So what is delicata squash anyway? It is an oblong shaped squash with green or orange lines running from end to end. It is actually classified as a winter squash but has a thin skin (similar to summer squash) that can be eaten. The delicate skin is the basis for its name. Even though it is technically a winter squash, it does not store as well as other winter squash though because of its skin. It is a cultivar of the species called Cucurbita pepo. Other common names for this squash are peanut squash, Bohemian squash, or sweet potato squash.
I have to admit that I had never even heard of Delicata Squash until last year when I learned that 228 Master Gardeners from 49 counties across Minnesota conducted seed trials on this plant. Six different varieties were tested. Master gardeners were looking for the best germination rates, how well the seeds grew, which ones tasted best including texture, and insect and disease susceptibility, as well as a few other factors. Click here to learn more about how this particular squash type performed.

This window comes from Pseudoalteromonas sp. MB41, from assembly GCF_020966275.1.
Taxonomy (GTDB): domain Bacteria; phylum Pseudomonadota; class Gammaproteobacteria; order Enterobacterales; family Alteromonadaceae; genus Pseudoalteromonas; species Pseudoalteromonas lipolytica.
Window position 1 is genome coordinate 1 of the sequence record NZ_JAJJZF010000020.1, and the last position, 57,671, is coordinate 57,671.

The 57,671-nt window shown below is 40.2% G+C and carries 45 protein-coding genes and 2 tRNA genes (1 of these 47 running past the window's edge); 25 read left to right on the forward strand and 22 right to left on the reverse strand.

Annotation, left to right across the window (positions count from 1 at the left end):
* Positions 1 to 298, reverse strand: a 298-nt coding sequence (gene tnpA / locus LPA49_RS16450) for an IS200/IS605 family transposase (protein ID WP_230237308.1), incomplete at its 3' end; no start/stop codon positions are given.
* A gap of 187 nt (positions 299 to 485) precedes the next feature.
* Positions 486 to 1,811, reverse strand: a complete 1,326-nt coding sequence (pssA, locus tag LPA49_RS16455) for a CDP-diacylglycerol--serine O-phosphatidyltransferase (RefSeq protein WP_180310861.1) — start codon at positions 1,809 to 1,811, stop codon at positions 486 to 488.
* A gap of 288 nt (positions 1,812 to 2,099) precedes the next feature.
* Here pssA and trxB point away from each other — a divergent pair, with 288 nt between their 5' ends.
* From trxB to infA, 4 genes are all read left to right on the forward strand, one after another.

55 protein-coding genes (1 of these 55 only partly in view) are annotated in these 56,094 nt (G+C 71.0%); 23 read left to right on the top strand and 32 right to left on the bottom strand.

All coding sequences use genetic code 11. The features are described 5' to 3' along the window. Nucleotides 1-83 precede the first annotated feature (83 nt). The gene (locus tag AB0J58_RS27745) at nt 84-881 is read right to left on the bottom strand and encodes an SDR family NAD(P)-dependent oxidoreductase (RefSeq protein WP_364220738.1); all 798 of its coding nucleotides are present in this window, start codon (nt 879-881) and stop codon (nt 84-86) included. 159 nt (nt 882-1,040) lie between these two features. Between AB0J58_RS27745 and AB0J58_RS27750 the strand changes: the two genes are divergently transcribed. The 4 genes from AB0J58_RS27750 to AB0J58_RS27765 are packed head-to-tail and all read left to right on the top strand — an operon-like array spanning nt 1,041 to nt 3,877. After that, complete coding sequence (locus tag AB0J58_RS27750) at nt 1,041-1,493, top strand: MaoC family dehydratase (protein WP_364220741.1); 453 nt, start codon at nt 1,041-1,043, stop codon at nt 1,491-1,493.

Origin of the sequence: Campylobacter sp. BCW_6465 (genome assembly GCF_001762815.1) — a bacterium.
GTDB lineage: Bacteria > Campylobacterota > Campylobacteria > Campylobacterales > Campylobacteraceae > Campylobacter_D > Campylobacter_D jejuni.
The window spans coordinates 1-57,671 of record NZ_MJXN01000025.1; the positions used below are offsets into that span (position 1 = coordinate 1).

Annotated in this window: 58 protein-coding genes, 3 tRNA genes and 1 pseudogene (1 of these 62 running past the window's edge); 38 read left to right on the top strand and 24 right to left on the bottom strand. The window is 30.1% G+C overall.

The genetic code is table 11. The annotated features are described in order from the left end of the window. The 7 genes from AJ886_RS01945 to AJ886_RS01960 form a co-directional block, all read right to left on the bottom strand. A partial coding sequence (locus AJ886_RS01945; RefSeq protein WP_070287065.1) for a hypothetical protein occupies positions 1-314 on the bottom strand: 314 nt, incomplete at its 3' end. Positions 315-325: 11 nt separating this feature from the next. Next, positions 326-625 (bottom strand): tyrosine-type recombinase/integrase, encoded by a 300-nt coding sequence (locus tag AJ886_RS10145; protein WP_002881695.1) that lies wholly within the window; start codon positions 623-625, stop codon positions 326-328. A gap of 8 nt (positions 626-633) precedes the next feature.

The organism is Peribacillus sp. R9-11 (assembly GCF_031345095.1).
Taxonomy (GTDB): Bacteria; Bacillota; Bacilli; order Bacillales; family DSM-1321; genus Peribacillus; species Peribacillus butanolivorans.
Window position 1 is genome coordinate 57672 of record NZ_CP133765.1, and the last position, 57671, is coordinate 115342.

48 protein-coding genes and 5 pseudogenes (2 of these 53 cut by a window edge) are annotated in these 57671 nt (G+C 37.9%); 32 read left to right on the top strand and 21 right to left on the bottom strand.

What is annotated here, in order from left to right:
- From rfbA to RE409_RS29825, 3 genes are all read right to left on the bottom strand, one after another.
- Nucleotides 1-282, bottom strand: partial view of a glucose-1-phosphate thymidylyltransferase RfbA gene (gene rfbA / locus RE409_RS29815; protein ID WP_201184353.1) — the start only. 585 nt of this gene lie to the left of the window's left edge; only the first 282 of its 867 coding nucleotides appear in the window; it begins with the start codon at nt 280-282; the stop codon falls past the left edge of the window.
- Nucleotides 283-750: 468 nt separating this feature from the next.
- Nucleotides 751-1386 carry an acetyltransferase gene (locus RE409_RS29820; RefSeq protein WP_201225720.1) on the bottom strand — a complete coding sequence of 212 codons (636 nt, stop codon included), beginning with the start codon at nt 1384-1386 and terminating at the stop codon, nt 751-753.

This squash appears to be growing in popularity since Cornell University’s Plant Breeding department developed a non-hybrid open pollinated variety around twenty years ago which was more mildew disease resistant. Master Gardeners across the state found it was easy to grow. What some of us didn’t know was what to do with it once harvested.
Delicata squash is primarily roasted but can also be steamed, sauteed, and microwaved. Some recipes call for the squash to be stuffed with meat or other vegetables. I knew it was becoming popular when Country Living had an article on “31 Ways to Use Delicata Squash for Dinner Tonight” (October 22, 2021) among other websites/magazines.
Delicata squash is a good source of dietary fiber and potassium but not as rich in beta-carotene as other winter squashes. However, if you want to try something different, consider growing this product in your garden this year. Sow seed in the garden in late May to early June, or start seeds indoors in late April. Make sure to pick squash before a hard freeze.
Photo Credit: Gurney's Seed and Nursery,creative Commons Licenses (1) & Centerstagewellness.com, Flickr Pro (2)